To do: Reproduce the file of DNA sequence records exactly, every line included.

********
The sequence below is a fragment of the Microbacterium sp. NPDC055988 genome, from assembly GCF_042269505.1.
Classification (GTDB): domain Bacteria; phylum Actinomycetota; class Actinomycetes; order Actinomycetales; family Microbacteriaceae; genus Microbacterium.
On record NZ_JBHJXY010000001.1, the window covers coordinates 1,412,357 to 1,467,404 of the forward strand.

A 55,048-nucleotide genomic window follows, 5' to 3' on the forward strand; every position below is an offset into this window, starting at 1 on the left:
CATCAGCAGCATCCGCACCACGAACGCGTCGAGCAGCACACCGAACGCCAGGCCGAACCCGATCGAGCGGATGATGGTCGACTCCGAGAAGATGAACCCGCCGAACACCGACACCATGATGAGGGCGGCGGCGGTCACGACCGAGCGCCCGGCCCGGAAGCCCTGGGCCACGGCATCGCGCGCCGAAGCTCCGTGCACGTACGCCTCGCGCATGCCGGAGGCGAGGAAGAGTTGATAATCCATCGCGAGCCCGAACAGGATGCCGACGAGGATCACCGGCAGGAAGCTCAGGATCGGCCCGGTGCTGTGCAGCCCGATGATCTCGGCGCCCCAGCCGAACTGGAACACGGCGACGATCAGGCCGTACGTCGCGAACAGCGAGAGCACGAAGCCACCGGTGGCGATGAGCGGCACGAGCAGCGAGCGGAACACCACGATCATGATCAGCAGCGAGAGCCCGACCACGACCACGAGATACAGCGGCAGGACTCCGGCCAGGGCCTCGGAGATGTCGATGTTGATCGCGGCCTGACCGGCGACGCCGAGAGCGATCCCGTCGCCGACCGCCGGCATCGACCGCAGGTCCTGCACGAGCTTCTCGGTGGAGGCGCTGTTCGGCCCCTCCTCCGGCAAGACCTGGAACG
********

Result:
The sequence below is a fragment of the Microbacterium sp. NPDC055988 genome, from assembly GCF_042269505.1.
Classification (GTDB): domain Bacteria; phylum Actinomycetota; class Actinomycetes; order Actinomycetales; family Microbacteriaceae; genus Microbacterium.
On record NZ_JBHJXY010000001.1, the window covers coordinates 1,412,357 to 1,467,404 of the forward strand.

A 55,048-nucleotide genomic window follows, 5' to 3' on the forward strand; every position below is an offset into this window, starting at 1 on the left:
CATCAGCAGCATCCGCACCACGAACGCGTCGAGCAGCACACCGAACGCCAGGCCGAACCCGATCGAGCGGATGATGGTCGACTCCGAGAAGATGAACCCGCCGAACACCGACACCATGATGAGGGCGGCGGCGGTCACGACCGAGCGCCCGGCCCGGAAGCCCTGGGCCACGGCATCGCGCGCCGAAGCTCCGTGCACGTACGCCTCGCGCATGCCGGAGGCGAGGAAGAGTTGATAATCCATCGCGAGCCCGAACAGGATGCCGACGAGGATCACCGGCAGGAAGCTCAGGATCGGCCCGGTGCTGTGCAGCCCGATGATCTCGGCGCCCCAGCCGAACTGGAACACGGCGACGATCAGGCCGTACGTCGCGAACAGCGAGAGCACGAAGCCACCGGTGGCGATGAGCGGCACGAGCAGCGAGCGGAACACCACGATCATGATCAGCAGCGAGAGCCCGACCACGACCACGAGATACAGCGGCAGGACTCCGGCCAGGGCCTCGGAGATGTCGATGTTGATCGCGGCCTGACCGGCGACGCCGAGAGCGATCCCGTCGCCGACCGCCGGCATCGACCGCAGGTCCTGCACGAGCTTCTCGGTGGAGGCGCTGTTCGGCCCCTCCTCCGGCAAGACCTGGAACG